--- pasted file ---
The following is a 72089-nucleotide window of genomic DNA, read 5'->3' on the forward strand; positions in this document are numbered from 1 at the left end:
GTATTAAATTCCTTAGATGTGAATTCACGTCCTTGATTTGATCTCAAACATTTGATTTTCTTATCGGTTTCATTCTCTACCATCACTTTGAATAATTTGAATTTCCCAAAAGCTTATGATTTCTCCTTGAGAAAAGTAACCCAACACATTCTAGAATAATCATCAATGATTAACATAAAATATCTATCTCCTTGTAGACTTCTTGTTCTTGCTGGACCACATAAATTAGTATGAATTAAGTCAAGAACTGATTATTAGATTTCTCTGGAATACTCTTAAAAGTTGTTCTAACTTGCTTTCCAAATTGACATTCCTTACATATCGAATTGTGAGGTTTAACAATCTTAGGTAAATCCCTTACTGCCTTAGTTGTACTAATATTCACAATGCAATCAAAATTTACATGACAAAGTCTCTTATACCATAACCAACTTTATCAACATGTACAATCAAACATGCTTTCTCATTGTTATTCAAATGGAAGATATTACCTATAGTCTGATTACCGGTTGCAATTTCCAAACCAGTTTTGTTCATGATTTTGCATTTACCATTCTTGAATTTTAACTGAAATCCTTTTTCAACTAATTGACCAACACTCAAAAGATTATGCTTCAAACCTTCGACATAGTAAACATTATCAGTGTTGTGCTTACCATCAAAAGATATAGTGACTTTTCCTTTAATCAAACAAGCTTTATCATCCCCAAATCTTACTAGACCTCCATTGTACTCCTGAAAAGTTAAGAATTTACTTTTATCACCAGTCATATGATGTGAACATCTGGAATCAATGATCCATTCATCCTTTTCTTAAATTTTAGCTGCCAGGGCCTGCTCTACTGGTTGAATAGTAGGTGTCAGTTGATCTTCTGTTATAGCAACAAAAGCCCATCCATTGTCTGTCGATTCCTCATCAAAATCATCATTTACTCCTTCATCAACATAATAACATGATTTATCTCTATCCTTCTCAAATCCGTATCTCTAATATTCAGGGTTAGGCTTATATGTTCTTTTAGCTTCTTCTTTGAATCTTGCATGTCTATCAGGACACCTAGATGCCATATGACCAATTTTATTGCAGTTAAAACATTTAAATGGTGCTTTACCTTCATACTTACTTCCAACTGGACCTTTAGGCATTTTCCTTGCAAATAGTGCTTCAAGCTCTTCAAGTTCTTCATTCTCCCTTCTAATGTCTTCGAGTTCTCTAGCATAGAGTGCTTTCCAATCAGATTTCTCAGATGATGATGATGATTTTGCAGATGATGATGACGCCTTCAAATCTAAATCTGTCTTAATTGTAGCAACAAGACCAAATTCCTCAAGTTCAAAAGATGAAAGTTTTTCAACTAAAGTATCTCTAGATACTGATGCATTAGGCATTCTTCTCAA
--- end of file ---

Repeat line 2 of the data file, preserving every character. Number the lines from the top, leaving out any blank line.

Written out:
GTATTAAATTCCTTAGATGTGAATTCACGTCCTTGATTTGATCTCAAACATTTGATTTTCTTATCGGTTTCATTCTCTACCATCACTTTGAATAATTTGAATTTCCCAAAAGCTTATGATTTCTCCTTGAGAAAAGTAACCCAACACATTCTAGAATAATCATCAATGATTAACATAAAATATCTATCTCCTTGTAGACTTCTTGTTCTTGCTGGACCACATAAATTAGTATGAATTAAGTCAAGAACTGATTATTAGATTTCTCTGGAATACTCTTAAAAGTTGTTCTAACTTGCTTTCCAAATTGACATTCCTTACATATCGAATTGTGAGGTTTAACAATCTTAGGTAAATCCCTTACTGCCTTAGTTGTACTAATATTCACAATGCAATCAAAATTTACATGACAAAGTCTCTTATACCATAACCAACTTTATCAACATGTACAATCAAACATGCTTTCTCATTGTTATTCAAATGGAAGATATTACCTATAGTCTGATTACCGGTTGCAATTTCCAAACCAGTTTTGTTCATGATTTTGCATTTACCATTCTTGAATTTTAACTGAAATCCTTTTTCAACTAATTGACCAACACTCAAAAGATTATGCTTCAAACCTTCGACATAGTAAACATTATCAGTGTTGTGCTTACCATCAAAAGATATAGTGACTTTTCCTTTAATCAAACAAGCTTTATCATCCCCAAATCTTACTAGACCTCCATTGTACTCCTGAAAAGTTAAGAATTTACTTTTATCACCAGTCATATGATGTGAACATCTGGAATCAATGATCCATTCATCCTTTTCTTAAATTTTAGCTGCCAGGGCCTGCTCTACTGGTTGAATAGTAGGTGTCAGTTGATCTTCTGTTATAGCAACAAAAGCCCATCCATTGTCTGTCGATTCCTCATCAAAATCATCATTTACTCCTTCATCAACATAATAACATGATTTATCTCTATCCTTCTCAAATCCGTATCTCTAATATTCAGGGTTAGGCTTATATGTTCTTTTAGCTTCTTCTTTGAATCTTGCATGTCTATCAGGACACCTAGATGCCATATGACCAATTTTATTGCAGTTAAAACATTTAAATGGTGCTTTACCTTCATACTTACTTCCAACTGGACCTTTAGGCATTTTCCTTGCAAATAGTGCTTCAAGCTCTTCAAGTTCTTCATTCTCCCTTCTAATGTCTTCGAGTTCTCTAGCATAGAGTGCTTTCCAATCAGATTTCTCAGATGATGATGATGATTTTGCAGATGATGATGACGCCTTCAAATCTAAATCTGTCTTAATTGTAGCAACAAGACCAAATTCCTCAAGTTCAAAAGATGAAAGTTTTTCAACTAAAGTATCTCTAGATACTGATGCATTAGGCATTCTTCTCAA